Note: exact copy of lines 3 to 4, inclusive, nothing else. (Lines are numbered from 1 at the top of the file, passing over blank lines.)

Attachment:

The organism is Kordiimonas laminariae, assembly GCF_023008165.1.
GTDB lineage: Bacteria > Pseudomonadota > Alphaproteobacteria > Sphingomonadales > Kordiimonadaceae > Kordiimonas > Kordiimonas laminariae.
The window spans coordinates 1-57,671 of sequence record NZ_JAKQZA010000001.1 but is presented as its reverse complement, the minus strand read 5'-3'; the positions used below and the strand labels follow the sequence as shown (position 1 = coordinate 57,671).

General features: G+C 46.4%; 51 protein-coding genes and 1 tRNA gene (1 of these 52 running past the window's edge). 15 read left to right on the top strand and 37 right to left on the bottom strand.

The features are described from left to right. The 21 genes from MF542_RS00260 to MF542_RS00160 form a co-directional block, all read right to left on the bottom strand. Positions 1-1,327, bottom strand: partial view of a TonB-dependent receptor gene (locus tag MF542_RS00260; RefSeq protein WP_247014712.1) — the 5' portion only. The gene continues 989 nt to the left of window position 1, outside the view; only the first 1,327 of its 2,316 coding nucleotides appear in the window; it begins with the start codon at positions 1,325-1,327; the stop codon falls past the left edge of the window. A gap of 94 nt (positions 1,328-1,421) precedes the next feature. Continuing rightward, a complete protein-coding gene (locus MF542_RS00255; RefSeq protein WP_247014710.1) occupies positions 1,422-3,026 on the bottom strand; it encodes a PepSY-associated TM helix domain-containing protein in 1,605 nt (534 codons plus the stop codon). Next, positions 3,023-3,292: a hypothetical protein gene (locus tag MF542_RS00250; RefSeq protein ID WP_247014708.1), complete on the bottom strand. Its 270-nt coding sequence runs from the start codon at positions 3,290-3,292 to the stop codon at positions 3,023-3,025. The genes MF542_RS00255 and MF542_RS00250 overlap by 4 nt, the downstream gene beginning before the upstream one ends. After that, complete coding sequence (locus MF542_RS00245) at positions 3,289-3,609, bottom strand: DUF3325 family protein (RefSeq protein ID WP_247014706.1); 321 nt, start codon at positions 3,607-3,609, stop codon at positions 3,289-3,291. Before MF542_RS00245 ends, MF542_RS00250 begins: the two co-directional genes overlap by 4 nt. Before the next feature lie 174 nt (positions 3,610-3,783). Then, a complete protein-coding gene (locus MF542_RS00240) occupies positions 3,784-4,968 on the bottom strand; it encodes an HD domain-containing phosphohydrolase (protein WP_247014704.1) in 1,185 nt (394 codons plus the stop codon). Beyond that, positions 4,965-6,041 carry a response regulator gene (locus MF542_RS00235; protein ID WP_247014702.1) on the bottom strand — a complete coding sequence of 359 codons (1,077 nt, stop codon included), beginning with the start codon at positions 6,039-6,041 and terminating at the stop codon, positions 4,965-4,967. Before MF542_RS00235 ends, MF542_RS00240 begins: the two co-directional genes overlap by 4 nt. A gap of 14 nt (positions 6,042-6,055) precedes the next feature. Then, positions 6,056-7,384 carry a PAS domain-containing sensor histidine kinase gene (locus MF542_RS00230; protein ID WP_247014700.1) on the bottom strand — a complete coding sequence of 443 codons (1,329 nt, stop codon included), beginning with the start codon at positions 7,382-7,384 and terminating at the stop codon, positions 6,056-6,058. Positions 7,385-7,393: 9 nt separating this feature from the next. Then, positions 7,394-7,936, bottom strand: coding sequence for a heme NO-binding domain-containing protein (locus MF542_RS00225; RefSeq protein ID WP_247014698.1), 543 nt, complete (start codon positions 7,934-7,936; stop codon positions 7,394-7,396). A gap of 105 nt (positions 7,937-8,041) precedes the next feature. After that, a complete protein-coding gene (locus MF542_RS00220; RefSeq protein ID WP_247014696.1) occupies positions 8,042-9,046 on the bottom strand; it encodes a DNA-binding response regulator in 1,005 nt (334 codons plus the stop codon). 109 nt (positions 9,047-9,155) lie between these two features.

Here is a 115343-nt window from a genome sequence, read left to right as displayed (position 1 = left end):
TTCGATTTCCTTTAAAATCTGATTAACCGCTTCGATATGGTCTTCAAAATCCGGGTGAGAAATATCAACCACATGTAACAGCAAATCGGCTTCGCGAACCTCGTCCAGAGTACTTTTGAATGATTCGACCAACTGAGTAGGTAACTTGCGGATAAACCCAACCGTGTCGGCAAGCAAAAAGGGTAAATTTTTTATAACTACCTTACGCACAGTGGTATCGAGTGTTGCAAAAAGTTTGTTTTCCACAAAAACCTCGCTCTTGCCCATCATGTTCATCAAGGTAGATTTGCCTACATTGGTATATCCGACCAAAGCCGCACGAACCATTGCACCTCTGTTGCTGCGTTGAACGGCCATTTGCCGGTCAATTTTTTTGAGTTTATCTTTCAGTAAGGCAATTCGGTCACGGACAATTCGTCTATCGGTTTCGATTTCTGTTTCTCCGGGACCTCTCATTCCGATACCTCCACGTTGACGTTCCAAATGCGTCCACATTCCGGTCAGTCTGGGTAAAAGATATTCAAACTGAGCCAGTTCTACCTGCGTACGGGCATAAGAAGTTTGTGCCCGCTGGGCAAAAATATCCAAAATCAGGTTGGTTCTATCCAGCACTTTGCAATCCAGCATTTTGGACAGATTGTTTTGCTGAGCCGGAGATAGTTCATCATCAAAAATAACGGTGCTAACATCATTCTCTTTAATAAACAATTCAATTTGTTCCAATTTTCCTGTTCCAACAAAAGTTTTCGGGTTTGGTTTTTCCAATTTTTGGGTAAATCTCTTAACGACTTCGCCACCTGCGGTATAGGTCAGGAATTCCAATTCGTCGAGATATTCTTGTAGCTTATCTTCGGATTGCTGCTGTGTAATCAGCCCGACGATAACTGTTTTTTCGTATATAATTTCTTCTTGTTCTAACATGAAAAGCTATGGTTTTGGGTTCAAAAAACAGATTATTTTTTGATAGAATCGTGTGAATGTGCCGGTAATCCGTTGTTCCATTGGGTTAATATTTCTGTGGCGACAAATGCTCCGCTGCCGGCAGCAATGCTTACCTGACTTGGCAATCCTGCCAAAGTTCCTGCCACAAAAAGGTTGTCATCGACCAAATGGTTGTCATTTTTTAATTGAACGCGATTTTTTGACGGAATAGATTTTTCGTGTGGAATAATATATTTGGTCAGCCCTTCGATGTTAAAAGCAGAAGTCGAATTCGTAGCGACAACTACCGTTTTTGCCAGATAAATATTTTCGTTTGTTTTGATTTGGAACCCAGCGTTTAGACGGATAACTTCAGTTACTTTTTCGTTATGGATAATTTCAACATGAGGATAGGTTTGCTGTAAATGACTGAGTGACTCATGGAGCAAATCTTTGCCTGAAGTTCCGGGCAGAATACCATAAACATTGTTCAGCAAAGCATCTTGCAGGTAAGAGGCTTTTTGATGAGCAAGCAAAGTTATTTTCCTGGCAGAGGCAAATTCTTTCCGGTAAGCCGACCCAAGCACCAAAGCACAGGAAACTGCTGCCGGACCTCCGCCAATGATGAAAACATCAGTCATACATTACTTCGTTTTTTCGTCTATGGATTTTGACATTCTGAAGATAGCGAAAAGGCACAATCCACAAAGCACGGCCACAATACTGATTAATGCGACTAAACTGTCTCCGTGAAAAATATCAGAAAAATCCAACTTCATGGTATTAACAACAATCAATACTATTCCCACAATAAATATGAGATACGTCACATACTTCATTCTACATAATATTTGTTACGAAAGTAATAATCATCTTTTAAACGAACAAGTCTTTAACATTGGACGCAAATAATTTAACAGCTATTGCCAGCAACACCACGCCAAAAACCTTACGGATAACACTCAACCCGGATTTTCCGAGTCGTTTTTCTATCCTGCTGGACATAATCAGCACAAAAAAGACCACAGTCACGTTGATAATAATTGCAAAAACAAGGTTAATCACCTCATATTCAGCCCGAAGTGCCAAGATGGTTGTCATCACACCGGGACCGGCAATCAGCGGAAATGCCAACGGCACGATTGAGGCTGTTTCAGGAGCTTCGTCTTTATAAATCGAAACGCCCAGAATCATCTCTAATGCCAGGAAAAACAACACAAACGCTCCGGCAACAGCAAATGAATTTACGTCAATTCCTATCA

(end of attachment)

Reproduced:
The window spans coordinates 1-57,671 of sequence record NZ_JAKQZA010000001.1 but is presented as its reverse complement, the minus strand read 5'-3'; the positions used below and the strand labels follow the sequence as shown (position 1 = coordinate 57,671).

General features: G+C 46.4%; 51 protein-coding genes and 1 tRNA gene (1 of these 52 running past the window's edge). 15 read left to right on the top strand and 37 right to left on the bottom strand.